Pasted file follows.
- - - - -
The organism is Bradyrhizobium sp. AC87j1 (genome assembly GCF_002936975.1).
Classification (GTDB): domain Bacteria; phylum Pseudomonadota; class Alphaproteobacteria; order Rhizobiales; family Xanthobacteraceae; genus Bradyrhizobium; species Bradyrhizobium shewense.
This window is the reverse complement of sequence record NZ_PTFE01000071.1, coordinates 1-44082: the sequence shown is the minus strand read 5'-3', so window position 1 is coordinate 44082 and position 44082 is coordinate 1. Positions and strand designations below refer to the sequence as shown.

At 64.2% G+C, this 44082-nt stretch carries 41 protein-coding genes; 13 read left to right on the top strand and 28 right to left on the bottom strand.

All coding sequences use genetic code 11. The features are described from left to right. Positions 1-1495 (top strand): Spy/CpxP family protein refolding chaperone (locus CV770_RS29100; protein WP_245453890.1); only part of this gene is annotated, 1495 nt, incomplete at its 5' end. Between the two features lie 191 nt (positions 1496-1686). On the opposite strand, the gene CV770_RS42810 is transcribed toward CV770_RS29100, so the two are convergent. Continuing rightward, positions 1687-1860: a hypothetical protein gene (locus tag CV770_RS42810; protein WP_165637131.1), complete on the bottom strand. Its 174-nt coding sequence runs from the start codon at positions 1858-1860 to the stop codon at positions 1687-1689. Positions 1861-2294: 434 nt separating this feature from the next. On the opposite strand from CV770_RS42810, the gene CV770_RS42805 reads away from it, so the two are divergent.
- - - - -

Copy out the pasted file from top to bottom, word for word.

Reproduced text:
The organism is Bradyrhizobium sp. AC87j1 (genome assembly GCF_002936975.1).
Classification (GTDB): domain Bacteria; phylum Pseudomonadota; class Alphaproteobacteria; order Rhizobiales; family Xanthobacteraceae; genus Bradyrhizobium; species Bradyrhizobium shewense.
This window is the reverse complement of sequence record NZ_PTFE01000071.1, coordinates 1-44082: the sequence shown is the minus strand read 5'-3', so window position 1 is coordinate 44082 and position 44082 is coordinate 1. Positions and strand designations below refer to the sequence as shown.

At 64.2% G+C, this 44082-nt stretch carries 41 protein-coding genes; 13 read left to right on the top strand and 28 right to left on the bottom strand.

All coding sequences use genetic code 11. The features are described from left to right. Positions 1-1495 (top strand): Spy/CpxP family protein refolding chaperone (locus CV770_RS29100; protein WP_245453890.1); only part of this gene is annotated, 1495 nt, incomplete at its 5' end. Between the two features lie 191 nt (positions 1496-1686). On the opposite strand, the gene CV770_RS42810 is transcribed toward CV770_RS29100, so the two are convergent. Continuing rightward, positions 1687-1860: a hypothetical protein gene (locus tag CV770_RS42810; protein WP_165637131.1), complete on the bottom strand. Its 174-nt coding sequence runs from the start codon at positions 1858-1860 to the stop codon at positions 1687-1689. Positions 1861-2294: 434 nt separating this feature from the next. On the opposite strand from CV770_RS42810, the gene CV770_RS42805 reads away from it, so the two are divergent.